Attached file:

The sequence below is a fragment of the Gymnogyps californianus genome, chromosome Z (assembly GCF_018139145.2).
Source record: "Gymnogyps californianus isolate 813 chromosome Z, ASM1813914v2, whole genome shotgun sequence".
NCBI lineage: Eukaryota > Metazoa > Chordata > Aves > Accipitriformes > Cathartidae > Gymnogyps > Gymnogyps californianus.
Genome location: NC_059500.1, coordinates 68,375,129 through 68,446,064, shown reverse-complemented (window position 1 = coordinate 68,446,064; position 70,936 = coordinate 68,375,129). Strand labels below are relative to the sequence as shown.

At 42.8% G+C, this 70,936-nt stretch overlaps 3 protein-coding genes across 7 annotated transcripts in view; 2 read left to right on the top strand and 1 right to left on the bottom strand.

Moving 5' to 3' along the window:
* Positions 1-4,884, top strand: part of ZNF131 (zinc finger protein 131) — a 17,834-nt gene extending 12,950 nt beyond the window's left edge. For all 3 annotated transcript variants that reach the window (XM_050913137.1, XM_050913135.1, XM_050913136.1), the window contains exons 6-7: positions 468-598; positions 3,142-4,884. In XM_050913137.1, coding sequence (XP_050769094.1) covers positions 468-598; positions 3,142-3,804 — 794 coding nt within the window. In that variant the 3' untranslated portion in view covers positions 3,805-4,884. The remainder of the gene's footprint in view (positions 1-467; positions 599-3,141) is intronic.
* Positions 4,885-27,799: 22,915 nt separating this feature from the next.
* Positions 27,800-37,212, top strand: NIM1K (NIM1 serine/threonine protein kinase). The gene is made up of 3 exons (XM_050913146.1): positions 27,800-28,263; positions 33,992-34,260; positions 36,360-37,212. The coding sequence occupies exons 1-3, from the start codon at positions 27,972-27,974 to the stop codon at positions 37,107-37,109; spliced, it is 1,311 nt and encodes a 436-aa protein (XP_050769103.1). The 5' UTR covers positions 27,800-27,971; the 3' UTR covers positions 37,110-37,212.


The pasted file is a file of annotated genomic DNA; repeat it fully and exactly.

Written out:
The sequence below is a fragment of the Gymnogyps californianus genome, chromosome Z (assembly GCF_018139145.2).
Source record: "Gymnogyps californianus isolate 813 chromosome Z, ASM1813914v2, whole genome shotgun sequence".
NCBI lineage: Eukaryota > Metazoa > Chordata > Aves > Accipitriformes > Cathartidae > Gymnogyps > Gymnogyps californianus.
Genome location: NC_059500.1, coordinates 68,375,129 through 68,446,064, shown reverse-complemented (window position 1 = coordinate 68,446,064; position 70,936 = coordinate 68,375,129). Strand labels below are relative to the sequence as shown.

At 42.8% G+C, this 70,936-nt stretch overlaps 3 protein-coding genes across 7 annotated transcripts in view; 2 read left to right on the top strand and 1 right to left on the bottom strand.

Moving 5' to 3' along the window:
* Positions 1-4,884, top strand: part of ZNF131 (zinc finger protein 131) — a 17,834-nt gene extending 12,950 nt beyond the window's left edge. For all 3 annotated transcript variants that reach the window (XM_050913137.1, XM_050913135.1, XM_050913136.1), the window contains exons 6-7: positions 468-598; positions 3,142-4,884. In XM_050913137.1, coding sequence (XP_050769094.1) covers positions 468-598; positions 3,142-3,804 — 794 coding nt within the window. In that variant the 3' untranslated portion in view covers positions 3,805-4,884. The remainder of the gene's footprint in view (positions 1-467; positions 599-3,141) is intronic.
* Positions 4,885-27,799: 22,915 nt separating this feature from the next.
* Positions 27,800-37,212, top strand: NIM1K (NIM1 serine/threonine protein kinase). The gene is made up of 3 exons (XM_050913146.1): positions 27,800-28,263; positions 33,992-34,260; positions 36,360-37,212. The coding sequence occupies exons 1-3, from the start codon at positions 27,972-27,974 to the stop codon at positions 37,107-37,109; spliced, it is 1,311 nt and encodes a 436-aa protein (XP_050769103.1). The 5' UTR covers positions 27,800-27,971; the 3' UTR covers positions 37,110-37,212.